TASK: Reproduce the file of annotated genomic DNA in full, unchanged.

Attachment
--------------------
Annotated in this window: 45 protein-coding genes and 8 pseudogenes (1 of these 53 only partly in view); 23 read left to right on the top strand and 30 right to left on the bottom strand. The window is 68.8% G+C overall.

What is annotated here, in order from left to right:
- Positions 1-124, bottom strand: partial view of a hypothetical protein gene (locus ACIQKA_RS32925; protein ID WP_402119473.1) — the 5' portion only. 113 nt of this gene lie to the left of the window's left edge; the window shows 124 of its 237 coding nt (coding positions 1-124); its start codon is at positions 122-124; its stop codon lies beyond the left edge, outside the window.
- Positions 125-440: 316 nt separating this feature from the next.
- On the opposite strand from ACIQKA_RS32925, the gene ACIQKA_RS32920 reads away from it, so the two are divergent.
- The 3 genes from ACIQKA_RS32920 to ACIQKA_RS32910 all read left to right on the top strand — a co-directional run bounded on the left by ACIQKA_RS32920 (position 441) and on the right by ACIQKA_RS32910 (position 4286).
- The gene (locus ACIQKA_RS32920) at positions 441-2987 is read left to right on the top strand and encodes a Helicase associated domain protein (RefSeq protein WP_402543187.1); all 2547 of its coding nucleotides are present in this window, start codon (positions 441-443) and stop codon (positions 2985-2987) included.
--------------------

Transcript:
Annotated in this window: 45 protein-coding genes and 8 pseudogenes (1 of these 53 only partly in view); 23 read left to right on the top strand and 30 right to left on the bottom strand. The window is 68.8% G+C overall.

What is annotated here, in order from left to right:
- Positions 1-124, bottom strand: partial view of a hypothetical protein gene (locus ACIQKA_RS32925; protein ID WP_402119473.1) — the 5' portion only. 113 nt of this gene lie to the left of the window's left edge; the window shows 124 of its 237 coding nt (coding positions 1-124); its start codon is at positions 122-124; its stop codon lies beyond the left edge, outside the window.
- Positions 125-440: 316 nt separating this feature from the next.
- On the opposite strand from ACIQKA_RS32925, the gene ACIQKA_RS32920 reads away from it, so the two are divergent.
- The 3 genes from ACIQKA_RS32920 to ACIQKA_RS32910 all read left to right on the top strand — a co-directional run bounded on the left by ACIQKA_RS32920 (position 441) and on the right by ACIQKA_RS32910 (position 4286).
- The gene (locus ACIQKA_RS32920) at positions 441-2987 is read left to right on the top strand and encodes a Helicase associated domain protein (RefSeq protein WP_402543187.1); all 2547 of its coding nucleotides are present in this window, start codon (positions 441-443) and stop codon (positions 2985-2987) included.